I'm going to Japan in May and I found a good deal on a small superzoom bridge camera, the Sony Cyber-shot DSC-H300 which serendipitously would a) replace my need for a telescope with its 35x zoom and b) provide a large image courtesy of its 20 megapixel sensor. Of course that range of zoom, small sensor and high pixel count would mean the actual image quality would suffer but I wasn't aiming for detail or colour accuracy particularly.
I built a simple frame to position a welder's helmet green filter glass in front of the camera which, mounted on a solid tripod reduced the amount of light hitting the camera sufficiently to prevent damaging the sensor and generally allowed the camera's autofocus and exposure control to do its job. The filter meant the images turned out green though. A piece of cardboard thumbtacked to the top acted as a sunshield and allowed me to see the camer's display for positioning and focus. I used the self-timer to avoid camera shake as much as possible.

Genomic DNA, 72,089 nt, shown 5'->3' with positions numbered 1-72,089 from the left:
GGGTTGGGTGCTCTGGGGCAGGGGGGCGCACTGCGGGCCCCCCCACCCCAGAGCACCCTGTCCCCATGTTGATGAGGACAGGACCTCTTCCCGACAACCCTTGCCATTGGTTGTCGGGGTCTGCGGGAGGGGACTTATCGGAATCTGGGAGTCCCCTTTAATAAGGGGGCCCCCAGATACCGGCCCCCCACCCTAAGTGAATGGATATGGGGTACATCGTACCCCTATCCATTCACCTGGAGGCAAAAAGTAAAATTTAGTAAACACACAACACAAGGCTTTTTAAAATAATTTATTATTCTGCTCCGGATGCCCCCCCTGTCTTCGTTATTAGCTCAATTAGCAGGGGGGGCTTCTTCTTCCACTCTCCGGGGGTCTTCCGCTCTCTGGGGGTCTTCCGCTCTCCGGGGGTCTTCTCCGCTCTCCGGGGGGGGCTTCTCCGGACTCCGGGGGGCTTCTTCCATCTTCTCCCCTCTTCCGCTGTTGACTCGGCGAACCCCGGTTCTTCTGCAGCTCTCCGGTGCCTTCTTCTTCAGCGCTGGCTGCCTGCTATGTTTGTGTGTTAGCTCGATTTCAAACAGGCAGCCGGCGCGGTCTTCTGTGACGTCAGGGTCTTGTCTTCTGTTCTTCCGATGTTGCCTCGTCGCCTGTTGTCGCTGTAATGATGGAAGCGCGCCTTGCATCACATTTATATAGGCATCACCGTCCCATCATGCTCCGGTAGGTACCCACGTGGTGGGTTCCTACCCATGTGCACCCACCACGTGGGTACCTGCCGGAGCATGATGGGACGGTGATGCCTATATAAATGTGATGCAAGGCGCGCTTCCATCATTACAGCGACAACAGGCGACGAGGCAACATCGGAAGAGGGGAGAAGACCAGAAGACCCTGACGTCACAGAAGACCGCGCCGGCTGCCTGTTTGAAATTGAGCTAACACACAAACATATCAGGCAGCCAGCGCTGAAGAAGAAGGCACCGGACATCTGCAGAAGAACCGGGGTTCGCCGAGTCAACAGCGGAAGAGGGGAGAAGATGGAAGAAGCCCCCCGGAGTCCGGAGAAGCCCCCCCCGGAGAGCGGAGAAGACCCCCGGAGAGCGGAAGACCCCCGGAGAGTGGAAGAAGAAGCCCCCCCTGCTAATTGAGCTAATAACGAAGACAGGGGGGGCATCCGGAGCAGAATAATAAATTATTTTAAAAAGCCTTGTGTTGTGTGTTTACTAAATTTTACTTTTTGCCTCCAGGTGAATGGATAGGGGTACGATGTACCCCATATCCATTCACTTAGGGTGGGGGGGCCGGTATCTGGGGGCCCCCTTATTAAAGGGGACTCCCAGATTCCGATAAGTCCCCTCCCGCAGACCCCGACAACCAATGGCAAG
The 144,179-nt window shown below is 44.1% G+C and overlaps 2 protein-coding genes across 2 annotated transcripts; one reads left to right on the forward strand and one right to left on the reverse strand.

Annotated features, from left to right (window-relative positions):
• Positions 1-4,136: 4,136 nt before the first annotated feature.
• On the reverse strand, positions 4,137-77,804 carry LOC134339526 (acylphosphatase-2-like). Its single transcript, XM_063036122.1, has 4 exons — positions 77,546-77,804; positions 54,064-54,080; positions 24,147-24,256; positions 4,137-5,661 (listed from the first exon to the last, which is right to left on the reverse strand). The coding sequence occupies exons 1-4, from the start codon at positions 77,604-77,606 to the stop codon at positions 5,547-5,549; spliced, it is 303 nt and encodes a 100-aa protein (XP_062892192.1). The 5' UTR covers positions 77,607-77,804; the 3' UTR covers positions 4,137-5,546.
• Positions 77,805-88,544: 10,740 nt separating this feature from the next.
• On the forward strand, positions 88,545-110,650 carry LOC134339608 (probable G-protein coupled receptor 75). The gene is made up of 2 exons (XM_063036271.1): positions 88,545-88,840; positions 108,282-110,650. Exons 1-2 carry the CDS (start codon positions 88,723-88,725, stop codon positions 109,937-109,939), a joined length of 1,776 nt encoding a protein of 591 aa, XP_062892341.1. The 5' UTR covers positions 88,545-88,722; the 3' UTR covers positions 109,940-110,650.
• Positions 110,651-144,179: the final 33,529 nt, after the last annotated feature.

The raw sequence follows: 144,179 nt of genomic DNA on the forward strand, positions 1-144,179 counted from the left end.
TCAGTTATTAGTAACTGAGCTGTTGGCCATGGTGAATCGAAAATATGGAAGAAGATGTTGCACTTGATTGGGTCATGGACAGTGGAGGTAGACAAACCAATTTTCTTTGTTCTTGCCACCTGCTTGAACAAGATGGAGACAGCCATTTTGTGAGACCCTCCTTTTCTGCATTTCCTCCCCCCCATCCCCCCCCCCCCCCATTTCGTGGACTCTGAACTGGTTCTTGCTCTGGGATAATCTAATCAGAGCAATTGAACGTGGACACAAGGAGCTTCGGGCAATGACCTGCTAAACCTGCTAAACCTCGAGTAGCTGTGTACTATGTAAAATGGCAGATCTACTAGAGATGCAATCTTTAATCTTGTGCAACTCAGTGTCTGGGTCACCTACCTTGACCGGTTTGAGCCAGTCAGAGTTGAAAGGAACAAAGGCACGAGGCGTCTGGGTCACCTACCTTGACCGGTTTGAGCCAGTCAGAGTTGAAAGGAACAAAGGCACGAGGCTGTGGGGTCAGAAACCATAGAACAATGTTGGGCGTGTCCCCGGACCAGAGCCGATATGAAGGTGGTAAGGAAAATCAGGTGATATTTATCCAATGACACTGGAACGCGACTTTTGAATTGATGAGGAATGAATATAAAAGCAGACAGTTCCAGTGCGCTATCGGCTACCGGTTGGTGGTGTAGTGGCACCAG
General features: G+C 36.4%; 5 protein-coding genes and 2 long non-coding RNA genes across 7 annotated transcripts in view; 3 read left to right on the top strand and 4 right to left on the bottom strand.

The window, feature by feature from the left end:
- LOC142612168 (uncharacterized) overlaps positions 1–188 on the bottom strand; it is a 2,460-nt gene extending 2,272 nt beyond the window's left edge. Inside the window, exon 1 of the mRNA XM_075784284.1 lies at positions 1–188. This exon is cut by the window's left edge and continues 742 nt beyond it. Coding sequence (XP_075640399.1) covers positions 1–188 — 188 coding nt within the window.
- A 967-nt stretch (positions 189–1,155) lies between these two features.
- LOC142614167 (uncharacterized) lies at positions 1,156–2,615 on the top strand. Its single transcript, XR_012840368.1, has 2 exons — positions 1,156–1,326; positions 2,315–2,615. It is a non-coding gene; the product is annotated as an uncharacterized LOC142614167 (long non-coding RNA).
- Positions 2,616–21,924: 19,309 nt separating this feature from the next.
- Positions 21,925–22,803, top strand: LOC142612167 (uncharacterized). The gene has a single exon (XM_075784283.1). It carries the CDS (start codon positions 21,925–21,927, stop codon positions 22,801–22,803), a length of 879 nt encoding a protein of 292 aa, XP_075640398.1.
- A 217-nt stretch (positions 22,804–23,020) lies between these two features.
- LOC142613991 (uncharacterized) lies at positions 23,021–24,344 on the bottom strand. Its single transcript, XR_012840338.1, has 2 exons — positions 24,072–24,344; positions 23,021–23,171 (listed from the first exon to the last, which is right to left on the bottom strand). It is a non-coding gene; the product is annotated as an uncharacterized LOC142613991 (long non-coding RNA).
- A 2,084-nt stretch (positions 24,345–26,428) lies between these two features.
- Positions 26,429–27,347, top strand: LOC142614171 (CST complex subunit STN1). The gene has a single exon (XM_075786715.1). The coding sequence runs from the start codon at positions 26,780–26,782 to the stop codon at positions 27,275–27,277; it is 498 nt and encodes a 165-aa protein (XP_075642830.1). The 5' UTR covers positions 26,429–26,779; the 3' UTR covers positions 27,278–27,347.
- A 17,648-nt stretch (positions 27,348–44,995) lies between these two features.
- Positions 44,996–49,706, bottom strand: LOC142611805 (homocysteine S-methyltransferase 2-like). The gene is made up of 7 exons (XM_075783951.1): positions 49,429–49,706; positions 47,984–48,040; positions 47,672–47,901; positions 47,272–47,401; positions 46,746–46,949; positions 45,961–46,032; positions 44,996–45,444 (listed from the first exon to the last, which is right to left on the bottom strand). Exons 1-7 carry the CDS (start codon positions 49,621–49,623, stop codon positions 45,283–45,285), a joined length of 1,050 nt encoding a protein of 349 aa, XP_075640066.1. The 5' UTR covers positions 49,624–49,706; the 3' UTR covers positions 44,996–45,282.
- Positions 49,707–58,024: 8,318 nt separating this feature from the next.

I found a location nearby with no trees in the way and a clear line of sight south at the front of the Scottish National Gallery of Modern Art along with a number of other eclipse-watchers.
The result (cropped and reduced to 60%)?
I've edited together a sequence of the shots I managed to take over the entire eclipse, further cropping and reducing them and also converting them to greyscale as the green colour was rather distracting. Clouds rolled in during the eclipse and caused some problems shooting through the gaps when they appeared so the best images I have are from early on in the sequence.
I'll try and photograph the Lunar eclipse coming this autumn (six months after this solar eclipse, not coincidentally) and see if I can do better than my last attempt which was with a camera with a much shorter zoom range and smaller pixel count sensor. I won't need a welding filter for that though.